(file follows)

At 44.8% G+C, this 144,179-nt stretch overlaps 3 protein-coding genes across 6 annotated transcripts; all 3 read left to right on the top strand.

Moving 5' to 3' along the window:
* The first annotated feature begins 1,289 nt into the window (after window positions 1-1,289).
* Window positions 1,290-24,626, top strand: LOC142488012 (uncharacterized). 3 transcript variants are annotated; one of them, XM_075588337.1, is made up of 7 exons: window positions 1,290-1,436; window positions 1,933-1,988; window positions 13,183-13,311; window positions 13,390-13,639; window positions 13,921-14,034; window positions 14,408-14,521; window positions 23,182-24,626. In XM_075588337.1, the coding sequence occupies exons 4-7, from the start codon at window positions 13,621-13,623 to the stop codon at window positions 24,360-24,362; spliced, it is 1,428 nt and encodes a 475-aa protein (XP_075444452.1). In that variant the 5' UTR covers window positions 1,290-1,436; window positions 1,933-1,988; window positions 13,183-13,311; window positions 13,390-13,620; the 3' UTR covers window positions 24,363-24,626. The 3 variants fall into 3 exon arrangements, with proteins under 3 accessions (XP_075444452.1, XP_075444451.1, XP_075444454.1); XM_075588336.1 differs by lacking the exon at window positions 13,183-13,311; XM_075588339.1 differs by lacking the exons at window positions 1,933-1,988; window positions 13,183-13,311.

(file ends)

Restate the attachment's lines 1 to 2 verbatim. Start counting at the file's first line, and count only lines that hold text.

At 44.8% G+C, this 144,179-nt stretch overlaps 3 protein-coding genes across 6 annotated transcripts; all 3 read left to right on the top strand.

Moving 5' to 3' along the window: